Tuesday, 16 December 2014

djennistan or the witch of endor

Happily, I never had any exposure to the fringe belief that Islam worships a false god, a lunar deity, and when such ideas were in circulation, they were apparently limited to the audience of televangelists in America—though still potentially a dangerous thing as the former president of the US also was so inspired and many will believe the same without any academic background. Such pointed statements are obviously meant for scandal and slander but really do a disservice to all faiths when it comes to the question of incongruities that are common to every religion and put ahead of scholarship and understanding notions that Islam is inherently violent or just other—as if any group has a monopoly on bad behaviour and intolerance.
Some suggested, seemingly with an agenda, that the creator god of the Muslims was not a true god but rather an idol that was previously worshiped in Mecca as a Moon god, the long-established place of pilgrimage having aboriginal cults of gods for every day of the year. There was one Hubal, housed in the Ka’aba, that  had a special reverence—being an idol hewn from possibly meteoritic stone that fell to Earth and later studies conflate this with the Hadj and Allah. The Quran (also being in the imaginations of many as something written in secret, untranslatable and inaccessible to outsiders) mentions that the grandfather of Mohammed was expected to sacrifice his son, the father of Mohammed, to this god—which is avoided in an intervention a little less gruesome than the Slaughter of the Innocents. Christianity has not only many borrowings but also a lot of concessions to pagan traditions and customs to what came before.  One of the more theologically fascinating beings that Islam incorporates from earlier mythology—and there’s no shame in that, is the supernatural creature known as the genie.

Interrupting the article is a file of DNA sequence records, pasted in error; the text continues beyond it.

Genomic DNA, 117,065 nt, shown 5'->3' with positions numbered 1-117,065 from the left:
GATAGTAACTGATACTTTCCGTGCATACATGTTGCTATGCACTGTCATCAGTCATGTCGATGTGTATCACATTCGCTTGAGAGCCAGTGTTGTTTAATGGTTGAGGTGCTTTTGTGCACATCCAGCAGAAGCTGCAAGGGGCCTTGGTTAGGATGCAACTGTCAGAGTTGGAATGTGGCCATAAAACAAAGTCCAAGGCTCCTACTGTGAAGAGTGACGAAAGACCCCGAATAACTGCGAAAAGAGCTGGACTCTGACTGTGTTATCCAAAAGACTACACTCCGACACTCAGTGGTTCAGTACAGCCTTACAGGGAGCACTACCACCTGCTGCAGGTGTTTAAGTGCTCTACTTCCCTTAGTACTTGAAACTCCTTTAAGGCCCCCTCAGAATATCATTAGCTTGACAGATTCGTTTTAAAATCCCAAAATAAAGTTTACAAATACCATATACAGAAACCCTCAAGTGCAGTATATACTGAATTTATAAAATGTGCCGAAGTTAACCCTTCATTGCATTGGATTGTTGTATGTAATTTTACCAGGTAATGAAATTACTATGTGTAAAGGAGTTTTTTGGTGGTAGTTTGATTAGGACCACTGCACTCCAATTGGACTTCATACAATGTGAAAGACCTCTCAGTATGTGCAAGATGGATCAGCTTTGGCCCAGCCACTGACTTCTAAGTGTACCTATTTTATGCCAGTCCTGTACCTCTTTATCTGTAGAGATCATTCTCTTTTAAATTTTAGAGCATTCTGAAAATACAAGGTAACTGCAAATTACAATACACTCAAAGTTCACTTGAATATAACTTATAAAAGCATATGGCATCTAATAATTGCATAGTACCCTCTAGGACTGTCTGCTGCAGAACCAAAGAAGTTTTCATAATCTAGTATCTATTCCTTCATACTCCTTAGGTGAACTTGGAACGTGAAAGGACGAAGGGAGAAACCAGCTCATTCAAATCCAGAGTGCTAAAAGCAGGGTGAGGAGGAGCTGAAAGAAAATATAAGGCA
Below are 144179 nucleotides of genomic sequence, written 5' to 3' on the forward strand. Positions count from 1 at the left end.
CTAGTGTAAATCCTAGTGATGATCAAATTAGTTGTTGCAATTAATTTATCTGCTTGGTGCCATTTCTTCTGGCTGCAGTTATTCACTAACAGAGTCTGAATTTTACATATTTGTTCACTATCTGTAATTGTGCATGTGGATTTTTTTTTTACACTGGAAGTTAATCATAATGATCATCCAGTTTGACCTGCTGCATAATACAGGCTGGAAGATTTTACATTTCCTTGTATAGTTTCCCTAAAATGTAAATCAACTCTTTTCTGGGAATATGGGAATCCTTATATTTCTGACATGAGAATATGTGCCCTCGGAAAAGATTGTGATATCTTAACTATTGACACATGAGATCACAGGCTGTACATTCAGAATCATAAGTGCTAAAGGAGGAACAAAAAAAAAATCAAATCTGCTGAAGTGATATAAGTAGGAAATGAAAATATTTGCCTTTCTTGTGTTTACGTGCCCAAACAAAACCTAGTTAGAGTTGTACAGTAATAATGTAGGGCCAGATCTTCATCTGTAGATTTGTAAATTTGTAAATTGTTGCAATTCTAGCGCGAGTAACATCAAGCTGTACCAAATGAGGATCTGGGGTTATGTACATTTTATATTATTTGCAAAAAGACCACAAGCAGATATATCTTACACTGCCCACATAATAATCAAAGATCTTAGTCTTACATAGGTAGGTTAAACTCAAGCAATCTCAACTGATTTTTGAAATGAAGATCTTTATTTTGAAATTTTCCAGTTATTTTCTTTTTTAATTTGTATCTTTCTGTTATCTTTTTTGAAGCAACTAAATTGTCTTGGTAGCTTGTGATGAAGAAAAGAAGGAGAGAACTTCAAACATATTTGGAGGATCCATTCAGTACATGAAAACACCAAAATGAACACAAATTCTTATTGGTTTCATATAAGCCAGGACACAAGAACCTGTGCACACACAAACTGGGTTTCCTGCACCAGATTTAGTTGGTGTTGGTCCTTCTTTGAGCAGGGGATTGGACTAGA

Belief in such familiars is not universal and not a tenet of faith necessarily, but some lore holds that jinn are ætherial beings, distinct from angels in that they have free-will like humans and as such can be good or evil. Genies inhabit a parallel universe known as Djinnestan and manifest themselves on Earth as something like shoulder angels and devils, competing moral advocates. Usually just the wicked are predisposed to taking bad advice but sometimes a good genie can help someone reform, and not just grant wishes in an ironic fashion. The particularly troublesome ones fell in with a character named Iblīs, who refused to bow to God’s latest creation—Man. This is a recurring theme but Iblīs and his followers refused to be impressed with Adam and Eve out of arrogance rather than not kneeling before any others but God. For this act of pridefulness, God condemned Iblīs and his followers to Hell for all eternity. God, however, commuted the sentence, at Iblīs’ request, to Judgment Day, so the dissembler could try to prove his case and demonstrate that humans were the inferior ones after all.